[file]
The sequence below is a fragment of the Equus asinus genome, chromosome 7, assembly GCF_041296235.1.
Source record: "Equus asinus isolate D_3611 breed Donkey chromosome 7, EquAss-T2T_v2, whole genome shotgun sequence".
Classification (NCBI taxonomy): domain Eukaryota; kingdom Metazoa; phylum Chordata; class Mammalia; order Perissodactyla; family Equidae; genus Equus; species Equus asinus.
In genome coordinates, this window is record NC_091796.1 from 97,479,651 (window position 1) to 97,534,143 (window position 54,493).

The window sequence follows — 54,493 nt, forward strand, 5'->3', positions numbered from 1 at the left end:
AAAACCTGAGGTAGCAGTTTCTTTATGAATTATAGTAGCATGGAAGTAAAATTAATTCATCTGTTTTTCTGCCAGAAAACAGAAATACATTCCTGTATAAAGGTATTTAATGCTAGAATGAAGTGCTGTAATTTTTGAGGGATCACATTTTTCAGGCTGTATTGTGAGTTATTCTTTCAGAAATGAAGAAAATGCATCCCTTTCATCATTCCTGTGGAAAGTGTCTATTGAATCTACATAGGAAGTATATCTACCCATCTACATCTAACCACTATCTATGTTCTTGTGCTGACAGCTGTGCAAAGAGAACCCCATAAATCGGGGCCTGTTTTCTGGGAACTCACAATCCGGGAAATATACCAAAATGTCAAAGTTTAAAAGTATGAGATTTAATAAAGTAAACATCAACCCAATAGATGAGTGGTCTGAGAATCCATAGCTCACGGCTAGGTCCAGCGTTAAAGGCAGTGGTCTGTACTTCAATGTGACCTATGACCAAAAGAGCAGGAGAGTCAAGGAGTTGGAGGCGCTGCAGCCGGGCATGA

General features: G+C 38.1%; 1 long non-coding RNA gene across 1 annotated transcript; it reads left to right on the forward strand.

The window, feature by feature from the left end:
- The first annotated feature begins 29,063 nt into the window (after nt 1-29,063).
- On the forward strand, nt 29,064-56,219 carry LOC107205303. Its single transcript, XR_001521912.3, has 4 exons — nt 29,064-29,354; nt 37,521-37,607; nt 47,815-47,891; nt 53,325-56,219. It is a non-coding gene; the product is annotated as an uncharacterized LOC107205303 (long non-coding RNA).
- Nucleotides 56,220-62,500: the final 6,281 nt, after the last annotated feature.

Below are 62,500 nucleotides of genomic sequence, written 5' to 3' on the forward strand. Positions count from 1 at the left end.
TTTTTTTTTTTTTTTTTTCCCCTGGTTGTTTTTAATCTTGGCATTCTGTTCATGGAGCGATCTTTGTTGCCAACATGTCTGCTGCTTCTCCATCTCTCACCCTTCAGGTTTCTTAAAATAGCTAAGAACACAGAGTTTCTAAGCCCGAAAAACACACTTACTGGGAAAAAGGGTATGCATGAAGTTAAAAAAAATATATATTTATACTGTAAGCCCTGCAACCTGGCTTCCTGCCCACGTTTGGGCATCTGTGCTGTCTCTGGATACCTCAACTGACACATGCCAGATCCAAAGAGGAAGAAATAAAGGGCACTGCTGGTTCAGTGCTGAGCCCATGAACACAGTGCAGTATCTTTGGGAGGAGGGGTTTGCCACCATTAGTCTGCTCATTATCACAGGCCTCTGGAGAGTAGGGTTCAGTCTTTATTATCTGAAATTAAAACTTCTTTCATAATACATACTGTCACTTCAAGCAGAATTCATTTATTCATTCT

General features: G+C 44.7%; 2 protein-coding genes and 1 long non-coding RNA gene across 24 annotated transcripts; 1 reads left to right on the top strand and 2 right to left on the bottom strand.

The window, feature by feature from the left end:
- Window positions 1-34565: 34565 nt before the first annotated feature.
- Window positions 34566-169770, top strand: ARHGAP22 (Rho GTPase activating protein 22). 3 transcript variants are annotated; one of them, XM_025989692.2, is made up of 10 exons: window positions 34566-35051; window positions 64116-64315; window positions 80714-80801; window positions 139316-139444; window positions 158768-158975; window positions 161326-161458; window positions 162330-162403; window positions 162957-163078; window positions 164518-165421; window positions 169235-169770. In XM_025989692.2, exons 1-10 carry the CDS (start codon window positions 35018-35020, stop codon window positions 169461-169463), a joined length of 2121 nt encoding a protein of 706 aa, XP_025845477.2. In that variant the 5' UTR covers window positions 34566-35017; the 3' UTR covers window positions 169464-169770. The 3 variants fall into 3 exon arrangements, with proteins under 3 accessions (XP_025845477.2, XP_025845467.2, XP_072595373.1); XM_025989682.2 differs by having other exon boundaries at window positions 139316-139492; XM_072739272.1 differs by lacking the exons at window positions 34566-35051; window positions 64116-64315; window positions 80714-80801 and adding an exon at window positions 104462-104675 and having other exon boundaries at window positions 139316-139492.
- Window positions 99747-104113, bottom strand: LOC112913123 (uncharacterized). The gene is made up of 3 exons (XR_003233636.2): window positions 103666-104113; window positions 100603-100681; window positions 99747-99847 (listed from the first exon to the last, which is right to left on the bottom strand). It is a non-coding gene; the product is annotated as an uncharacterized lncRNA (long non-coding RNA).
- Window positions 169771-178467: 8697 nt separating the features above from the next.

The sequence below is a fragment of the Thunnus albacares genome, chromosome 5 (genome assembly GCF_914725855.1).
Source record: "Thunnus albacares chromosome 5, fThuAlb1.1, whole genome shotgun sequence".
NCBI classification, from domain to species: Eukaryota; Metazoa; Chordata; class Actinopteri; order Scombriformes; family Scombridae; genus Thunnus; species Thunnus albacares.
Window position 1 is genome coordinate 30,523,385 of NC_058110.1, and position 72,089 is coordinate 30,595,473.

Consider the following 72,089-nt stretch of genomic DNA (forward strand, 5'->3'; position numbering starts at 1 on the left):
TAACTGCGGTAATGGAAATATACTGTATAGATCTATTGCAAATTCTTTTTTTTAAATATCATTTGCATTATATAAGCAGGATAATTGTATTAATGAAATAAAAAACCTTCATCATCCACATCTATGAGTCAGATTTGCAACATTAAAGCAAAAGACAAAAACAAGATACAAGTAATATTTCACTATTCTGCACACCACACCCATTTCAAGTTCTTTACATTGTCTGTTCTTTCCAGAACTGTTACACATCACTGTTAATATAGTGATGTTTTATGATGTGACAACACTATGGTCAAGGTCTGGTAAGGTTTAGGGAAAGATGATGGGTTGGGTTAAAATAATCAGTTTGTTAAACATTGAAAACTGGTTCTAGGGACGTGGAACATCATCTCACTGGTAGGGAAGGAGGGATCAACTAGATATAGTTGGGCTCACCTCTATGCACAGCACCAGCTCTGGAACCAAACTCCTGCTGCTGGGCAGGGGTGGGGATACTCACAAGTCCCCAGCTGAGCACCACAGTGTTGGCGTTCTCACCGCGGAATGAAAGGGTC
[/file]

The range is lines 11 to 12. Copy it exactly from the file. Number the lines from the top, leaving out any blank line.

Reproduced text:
- Nucleotides 56,220-62,500: the final 6,281 nt, after the last annotated feature.

Below are 62,500 nucleotides of genomic sequence, written 5' to 3' on the forward strand. Positions count from 1 at the left end.